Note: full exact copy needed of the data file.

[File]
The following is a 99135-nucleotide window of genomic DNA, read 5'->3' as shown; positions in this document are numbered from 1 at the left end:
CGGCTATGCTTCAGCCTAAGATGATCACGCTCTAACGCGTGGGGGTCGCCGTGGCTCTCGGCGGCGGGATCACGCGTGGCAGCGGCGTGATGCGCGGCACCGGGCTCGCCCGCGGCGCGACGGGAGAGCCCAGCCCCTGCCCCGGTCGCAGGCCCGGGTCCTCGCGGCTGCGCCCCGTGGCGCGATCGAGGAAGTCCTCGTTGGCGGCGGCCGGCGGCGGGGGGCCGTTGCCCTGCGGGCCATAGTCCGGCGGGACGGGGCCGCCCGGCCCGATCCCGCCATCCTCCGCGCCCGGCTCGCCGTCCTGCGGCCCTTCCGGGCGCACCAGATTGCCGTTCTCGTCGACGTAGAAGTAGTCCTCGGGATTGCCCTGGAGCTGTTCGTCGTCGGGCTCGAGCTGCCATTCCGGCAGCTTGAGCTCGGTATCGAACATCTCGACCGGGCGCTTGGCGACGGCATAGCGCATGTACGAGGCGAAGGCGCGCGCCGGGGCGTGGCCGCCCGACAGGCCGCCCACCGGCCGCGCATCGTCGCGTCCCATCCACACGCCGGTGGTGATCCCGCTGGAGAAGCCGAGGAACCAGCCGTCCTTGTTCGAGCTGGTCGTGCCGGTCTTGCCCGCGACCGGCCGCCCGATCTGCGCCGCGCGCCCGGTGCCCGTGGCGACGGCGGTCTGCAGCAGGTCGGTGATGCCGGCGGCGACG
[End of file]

The following is a 99135-nucleotide window of genomic DNA, read 5'->3' as shown; positions in this document are numbered from 1 at the left end:
CGGCTATGCTTCAGCCTAAGATGATCACGCTCTAACGCGTGGGGGTCGCCGTGGCTCTCGGCGGCGGGATCACGCGTGGCAGCGGCGTGATGCGCGGCACCGGGCTCGCCCGCGGCGCGACGGGAGAGCCCAGCCCCTGCCCCGGTCGCAGGCCCGGGTCCTCGCGGCTGCGCCCCGTGGCGCGATCGAGGAAGTCCTCGTTGGCGGCGGCCGGCGGCGGGGGGCCGTTGCCCTGCGGGCCATAGTCCGGCGGGACGGGGCCGCCCGGCCCGATCCCGCCATCCTCCGCGCCCGGCTCGCCGTCCTGCGGCCCTTCCGGGCGCACCAGATTGCCGTTCTCGTCGACGTAGAAGTAGTCCTCGGGATTGCCCTGGAGCTGTTCGTCGTCGGGCTCGAGCTGCCATTCCGGCAGCTTGAGCTCGGTATCGAACATCTCGACCGGGCGCTTGGCGACGGCATAGCGCATGTACGAGGCGAAGGCGCGCGCCGGGGCGTGGCCGCCCGACAGGCCGCCCACCGGCCGCGCATCGTCGCGTCCCATCCACACGCCGGTGGTGATCCCGCTGGAGAAGCCGAGGAACCAGCCGTCCTTGTTCGAGCTGGTCGTGCCGGTCTTGCCCGCGACCGGCCGCCCGATCTGCGCCGCGCGCCCGGTGCCCGTGGCGACGGCGGTCTGCAGCAGGTCGGTGATGCCGGCGGCGACG